Photo ou archives : M. Montange
1000 Daytona - 1990
A great sports tourer
The new Triumph range, which returned to the scene in 1990, consisted of six models with three- or four-cylinder engines of up to 1200cc, and were available in more or less sporty trim. The flagship of the, sporty range was the 1000ce Daytona four, and a 750 differing only in the use of a. three-cylinder power unit.
Sportster or Road Bike?
The Daytona was certainly a sports mount due to its riding position with high-set foot rests and low-set dropped handlebars (which incidentally imposed an excessively large turning circle). The picture was enhanced by its wide range of suspension adjustments and its four-piston front brake calipers. But apart from this equipment, the Daytona was above all an excellent road machine. It lacked nothing to qualify it as a rival to the brilliant Â– and far more exclusive Â– Japanese supersport bikes like the Yamaha EZR and Suzuki GSXR.
With comfortable suspension (which compensated for the riding position) and a highly flexible power unit bursting with torque, the 1000 Daytona is better suited to long journeys than the racetrack. Its roadholding is tight and precise, and only a succession of rapid S-curves will reveal the fact that it suffers from a little too much top-weight.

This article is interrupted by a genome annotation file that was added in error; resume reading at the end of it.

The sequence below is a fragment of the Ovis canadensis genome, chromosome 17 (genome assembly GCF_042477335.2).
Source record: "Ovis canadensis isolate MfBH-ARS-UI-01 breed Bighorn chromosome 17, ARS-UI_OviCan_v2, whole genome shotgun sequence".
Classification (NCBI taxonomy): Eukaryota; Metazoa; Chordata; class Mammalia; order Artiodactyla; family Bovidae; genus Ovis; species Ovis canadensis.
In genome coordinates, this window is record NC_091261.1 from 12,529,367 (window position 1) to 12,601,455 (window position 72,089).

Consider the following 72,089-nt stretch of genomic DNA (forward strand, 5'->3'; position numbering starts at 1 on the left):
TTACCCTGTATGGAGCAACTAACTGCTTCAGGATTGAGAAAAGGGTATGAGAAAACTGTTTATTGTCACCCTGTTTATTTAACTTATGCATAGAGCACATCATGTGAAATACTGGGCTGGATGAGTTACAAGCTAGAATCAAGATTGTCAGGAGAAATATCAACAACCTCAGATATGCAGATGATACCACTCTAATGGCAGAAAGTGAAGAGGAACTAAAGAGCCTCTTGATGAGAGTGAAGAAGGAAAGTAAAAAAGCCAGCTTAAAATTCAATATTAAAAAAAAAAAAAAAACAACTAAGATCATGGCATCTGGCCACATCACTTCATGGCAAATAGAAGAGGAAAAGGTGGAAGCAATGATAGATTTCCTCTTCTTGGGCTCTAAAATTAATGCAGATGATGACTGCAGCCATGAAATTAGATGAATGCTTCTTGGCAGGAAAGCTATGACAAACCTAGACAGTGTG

Engine: 998cc (76x55mm) water-cooled four-cylinder four-stroke
Power Rating: 100 hp @ 10,000 rpm
Valves: twin overhead-camshafts; 16 valves
Fuel System: four carburetors
Transmission: 6-speed, chain, final drive
Suspension: telescopic forks (front); swing arm with single damper (rear)
Brakes: twin discs with four-piston calipers (front); disc (rear)
Wheels: 17 inch (front); 18 inch (rear}
Weight: 518 lb
Sober and without any unnecessary gimmicks, the flagship of the 1990 Triumph range was a modern, well-balanced touring machine.